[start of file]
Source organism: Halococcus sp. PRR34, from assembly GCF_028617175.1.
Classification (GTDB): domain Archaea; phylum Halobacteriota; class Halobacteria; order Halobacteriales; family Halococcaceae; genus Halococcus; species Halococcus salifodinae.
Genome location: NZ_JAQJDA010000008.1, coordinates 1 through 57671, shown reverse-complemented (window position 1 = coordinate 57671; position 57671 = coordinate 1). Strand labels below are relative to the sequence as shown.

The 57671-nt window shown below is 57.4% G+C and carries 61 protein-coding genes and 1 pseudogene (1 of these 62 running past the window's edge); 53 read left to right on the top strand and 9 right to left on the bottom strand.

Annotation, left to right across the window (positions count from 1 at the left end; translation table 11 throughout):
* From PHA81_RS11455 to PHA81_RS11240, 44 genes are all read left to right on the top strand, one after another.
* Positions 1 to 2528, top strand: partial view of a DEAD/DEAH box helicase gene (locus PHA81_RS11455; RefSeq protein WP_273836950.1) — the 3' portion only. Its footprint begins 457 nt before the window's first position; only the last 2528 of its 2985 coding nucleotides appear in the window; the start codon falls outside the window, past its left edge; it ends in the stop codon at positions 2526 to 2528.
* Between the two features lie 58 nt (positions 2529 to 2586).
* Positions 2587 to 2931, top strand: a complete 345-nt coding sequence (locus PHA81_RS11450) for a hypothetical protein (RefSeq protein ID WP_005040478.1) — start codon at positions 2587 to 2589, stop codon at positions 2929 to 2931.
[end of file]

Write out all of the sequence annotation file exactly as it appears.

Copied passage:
Source organism: Halococcus sp. PRR34, from assembly GCF_028617175.1.
Classification (GTDB): domain Archaea; phylum Halobacteriota; class Halobacteria; order Halobacteriales; family Halococcaceae; genus Halococcus; species Halococcus salifodinae.
Genome location: NZ_JAQJDA010000008.1, coordinates 1 through 57671, shown reverse-complemented (window position 1 = coordinate 57671; position 57671 = coordinate 1). Strand labels below are relative to the sequence as shown.

The 57671-nt window shown below is 57.4% G+C and carries 61 protein-coding genes and 1 pseudogene (1 of these 62 running past the window's edge); 53 read left to right on the top strand and 9 right to left on the bottom strand.

Annotation, left to right across the window (positions count from 1 at the left end; translation table 11 throughout):
* From PHA81_RS11455 to PHA81_RS11240, 44 genes are all read left to right on the top strand, one after another.
* Positions 1 to 2528, top strand: partial view of a DEAD/DEAH box helicase gene (locus PHA81_RS11455; RefSeq protein WP_273836950.1) — the 3' portion only. Its footprint begins 457 nt before the window's first position; only the last 2528 of its 2985 coding nucleotides appear in the window; the start codon falls outside the window, past its left edge; it ends in the stop codon at positions 2526 to 2528.
* Between the two features lie 58 nt (positions 2529 to 2586).
* Positions 2587 to 2931, top strand: a complete 345-nt coding sequence (locus PHA81_RS11450) for a hypothetical protein (RefSeq protein ID WP_005040478.1) — start codon at positions 2587 to 2589, stop codon at positions 2929 to 2931.